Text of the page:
Bianchet is about re-engineering a timepiece by applying the Golden Ratio to contemporary watchmaking. Indeed, breaking free from the classical and traditional culture with which the number has generally been associated, the Golden Ratio is applied to a totally modern design, with the materials, manufacturing techniques and performances of today. They all come together in the B1.618 collection.
Inside the Tourbillon B1.618 Openwork, another object of fascination, the Calibre B1.618. Watch enthusiasts since they can remember, Emmanuelle and Rodolfo Festa Bianchet freely admit their fascination for this complication. Its ability to overcome the effects of gravity by rotating is founded on a principle in which the mathematics determine the physics and come ever so close to aesthetics, a truth of the same magnitude as that of the Fibonacci sequence.
Skeletonized, the calibre is made entirely of black DLC titanium. It was designed and developed and is now manufactured by Bianchet in La Chaux-de-Fonds, in the heart of the Swiss watchmaking industry. The process of making a Bianchet is focused as much on quality as on technical excellence, the main objective being to obtain a perfect balance between form and function. The Tourbillon B1.618 Openwork has a power reserve of 105 hours.
Yet this calibre is not satisfied with just a noble complication. The execution, too, captures the imagination with graphic force and true originality. Conceived from the outset as a skeletonized movement, the Calibre B1.618 is all about a sensation of plumbing untold depths, a feeling only accentuated by the curves, whose radii, progression and interlacing are also derived from the Fibonacci sequence.
Instead of following a traditional design that builds on concentric circles, which in effect only reflects the requirements of the mechanics, Bianchet has decided to make the Golden Ratio an integral part of its creation. As if a mathematical object in motion, the spiraling Fibonacci curves are found at the heart of the movement, evoking the double-mirroring of a mise en abyme, less a stylistic effect, and more a measure of the young brand’s depth.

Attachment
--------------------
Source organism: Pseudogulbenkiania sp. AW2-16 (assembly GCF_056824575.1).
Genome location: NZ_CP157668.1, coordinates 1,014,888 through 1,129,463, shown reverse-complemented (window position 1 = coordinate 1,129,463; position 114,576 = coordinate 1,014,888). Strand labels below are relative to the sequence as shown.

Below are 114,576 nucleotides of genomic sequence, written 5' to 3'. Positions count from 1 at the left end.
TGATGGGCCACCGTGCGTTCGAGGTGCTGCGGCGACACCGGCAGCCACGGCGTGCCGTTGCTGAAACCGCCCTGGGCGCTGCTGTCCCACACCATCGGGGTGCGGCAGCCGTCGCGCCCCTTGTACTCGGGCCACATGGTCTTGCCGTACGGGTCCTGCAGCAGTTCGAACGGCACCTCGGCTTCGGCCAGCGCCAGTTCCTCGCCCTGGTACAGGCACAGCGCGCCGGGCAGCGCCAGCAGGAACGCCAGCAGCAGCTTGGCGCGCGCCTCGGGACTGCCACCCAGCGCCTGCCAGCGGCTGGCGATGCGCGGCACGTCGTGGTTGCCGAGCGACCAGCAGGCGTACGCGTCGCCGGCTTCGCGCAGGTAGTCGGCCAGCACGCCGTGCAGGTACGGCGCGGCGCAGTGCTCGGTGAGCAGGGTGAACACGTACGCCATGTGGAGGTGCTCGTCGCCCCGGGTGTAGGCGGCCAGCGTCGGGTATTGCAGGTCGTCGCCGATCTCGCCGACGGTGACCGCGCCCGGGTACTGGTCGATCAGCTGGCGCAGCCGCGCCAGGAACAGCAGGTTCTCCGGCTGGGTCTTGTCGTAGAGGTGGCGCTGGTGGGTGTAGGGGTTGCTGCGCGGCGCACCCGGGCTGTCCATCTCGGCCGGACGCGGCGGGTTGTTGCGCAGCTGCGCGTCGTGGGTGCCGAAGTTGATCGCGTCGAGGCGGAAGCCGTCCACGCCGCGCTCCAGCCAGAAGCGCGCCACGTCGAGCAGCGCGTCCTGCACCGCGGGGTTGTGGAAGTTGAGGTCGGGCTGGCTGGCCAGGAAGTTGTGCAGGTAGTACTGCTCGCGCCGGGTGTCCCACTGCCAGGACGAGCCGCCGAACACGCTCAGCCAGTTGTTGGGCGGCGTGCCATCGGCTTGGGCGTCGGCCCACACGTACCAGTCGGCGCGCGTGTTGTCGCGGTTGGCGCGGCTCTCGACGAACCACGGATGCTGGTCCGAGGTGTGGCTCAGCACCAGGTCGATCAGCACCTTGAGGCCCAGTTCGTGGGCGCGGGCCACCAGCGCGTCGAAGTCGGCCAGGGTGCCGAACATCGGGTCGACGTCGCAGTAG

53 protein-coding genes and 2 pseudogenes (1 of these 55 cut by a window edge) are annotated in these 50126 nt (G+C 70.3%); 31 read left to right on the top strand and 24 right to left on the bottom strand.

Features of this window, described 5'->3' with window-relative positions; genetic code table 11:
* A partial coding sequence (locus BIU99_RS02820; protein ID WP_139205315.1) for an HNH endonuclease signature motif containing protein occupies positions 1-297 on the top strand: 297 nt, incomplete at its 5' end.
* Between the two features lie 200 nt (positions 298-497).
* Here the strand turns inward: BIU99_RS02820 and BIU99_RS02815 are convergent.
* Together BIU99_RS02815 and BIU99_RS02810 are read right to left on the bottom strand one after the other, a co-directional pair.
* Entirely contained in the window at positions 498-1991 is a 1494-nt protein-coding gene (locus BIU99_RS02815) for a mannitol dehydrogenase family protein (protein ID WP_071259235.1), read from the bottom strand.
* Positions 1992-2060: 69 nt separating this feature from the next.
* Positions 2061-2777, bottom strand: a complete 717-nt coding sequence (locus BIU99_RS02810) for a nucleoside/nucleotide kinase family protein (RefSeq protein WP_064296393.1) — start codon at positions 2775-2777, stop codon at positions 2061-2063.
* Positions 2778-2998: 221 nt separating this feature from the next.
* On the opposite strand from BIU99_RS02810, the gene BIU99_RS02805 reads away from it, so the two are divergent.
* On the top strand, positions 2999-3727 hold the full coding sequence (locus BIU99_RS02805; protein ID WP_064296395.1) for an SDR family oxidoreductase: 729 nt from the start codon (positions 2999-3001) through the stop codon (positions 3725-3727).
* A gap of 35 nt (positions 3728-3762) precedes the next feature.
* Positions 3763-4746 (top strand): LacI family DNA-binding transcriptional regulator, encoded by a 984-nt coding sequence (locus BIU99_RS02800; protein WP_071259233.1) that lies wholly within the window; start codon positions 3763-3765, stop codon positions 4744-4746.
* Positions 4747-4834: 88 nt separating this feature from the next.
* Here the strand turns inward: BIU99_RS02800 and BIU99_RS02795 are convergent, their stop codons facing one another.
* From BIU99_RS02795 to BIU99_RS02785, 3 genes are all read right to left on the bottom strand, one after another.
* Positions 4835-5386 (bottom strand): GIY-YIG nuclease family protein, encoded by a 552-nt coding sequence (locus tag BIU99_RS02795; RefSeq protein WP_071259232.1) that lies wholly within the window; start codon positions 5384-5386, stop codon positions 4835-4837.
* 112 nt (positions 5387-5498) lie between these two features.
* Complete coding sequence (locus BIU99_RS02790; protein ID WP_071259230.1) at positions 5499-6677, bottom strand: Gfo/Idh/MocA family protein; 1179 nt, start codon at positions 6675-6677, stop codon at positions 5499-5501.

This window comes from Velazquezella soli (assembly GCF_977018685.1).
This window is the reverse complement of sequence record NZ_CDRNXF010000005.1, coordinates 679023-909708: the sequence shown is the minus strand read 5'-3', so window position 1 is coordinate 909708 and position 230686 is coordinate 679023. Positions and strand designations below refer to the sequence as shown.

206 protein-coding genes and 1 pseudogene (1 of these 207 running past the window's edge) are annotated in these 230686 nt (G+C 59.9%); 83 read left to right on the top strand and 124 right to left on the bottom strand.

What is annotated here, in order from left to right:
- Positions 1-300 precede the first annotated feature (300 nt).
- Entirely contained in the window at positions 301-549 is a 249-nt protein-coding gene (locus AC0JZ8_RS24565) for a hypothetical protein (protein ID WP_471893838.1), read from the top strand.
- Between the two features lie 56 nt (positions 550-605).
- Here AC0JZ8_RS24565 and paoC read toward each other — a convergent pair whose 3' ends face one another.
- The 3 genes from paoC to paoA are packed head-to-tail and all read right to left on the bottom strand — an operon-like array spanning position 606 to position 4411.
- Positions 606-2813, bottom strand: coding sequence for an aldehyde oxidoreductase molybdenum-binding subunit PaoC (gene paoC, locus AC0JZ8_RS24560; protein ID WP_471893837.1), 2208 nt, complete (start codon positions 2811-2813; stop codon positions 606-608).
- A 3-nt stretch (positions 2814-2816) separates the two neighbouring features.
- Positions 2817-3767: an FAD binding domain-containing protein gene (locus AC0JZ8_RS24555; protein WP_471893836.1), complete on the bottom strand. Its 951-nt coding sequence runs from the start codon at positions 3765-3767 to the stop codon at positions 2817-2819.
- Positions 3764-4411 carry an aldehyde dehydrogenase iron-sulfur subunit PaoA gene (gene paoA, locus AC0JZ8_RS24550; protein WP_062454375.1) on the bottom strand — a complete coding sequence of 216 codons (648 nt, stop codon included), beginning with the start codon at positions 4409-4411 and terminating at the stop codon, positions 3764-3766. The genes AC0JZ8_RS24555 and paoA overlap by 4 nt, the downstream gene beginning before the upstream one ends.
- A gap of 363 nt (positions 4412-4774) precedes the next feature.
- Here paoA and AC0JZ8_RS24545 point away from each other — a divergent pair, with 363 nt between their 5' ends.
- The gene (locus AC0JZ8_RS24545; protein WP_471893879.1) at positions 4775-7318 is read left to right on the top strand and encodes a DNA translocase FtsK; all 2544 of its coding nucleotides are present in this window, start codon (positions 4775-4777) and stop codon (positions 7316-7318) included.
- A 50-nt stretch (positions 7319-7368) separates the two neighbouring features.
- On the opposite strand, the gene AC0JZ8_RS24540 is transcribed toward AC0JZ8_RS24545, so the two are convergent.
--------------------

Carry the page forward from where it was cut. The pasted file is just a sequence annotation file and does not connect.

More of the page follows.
By definition sporty-chic, the Tourbillon B1.618 Openwork is water-resistant to 50 meters (5 ATM) in the titanium version, 30 meters for the carbon version and features a crown guard. As a sign of the confidence Bianchet places in its manufacturing process, the watch is guaranteed for five years. The figure reflects a physical quality of the movement: its components are made of Grade 5 titanium, including the bridges of the tourbillon cage. The material’s low weight and high rigidity further enhance the calibre’s reliability.
With the metal used for the components and case, the Tourbillon B1.618 Openwork in titanium weighs in at less than 55 grams. The carbon version weighs 33 grams without the bracelet. In other words, the Tourbillon B1.618 Openwork is practically imperceptible when worn and that feeling of harmony between watch and wearer is only underscored by the watch’s natural curvature.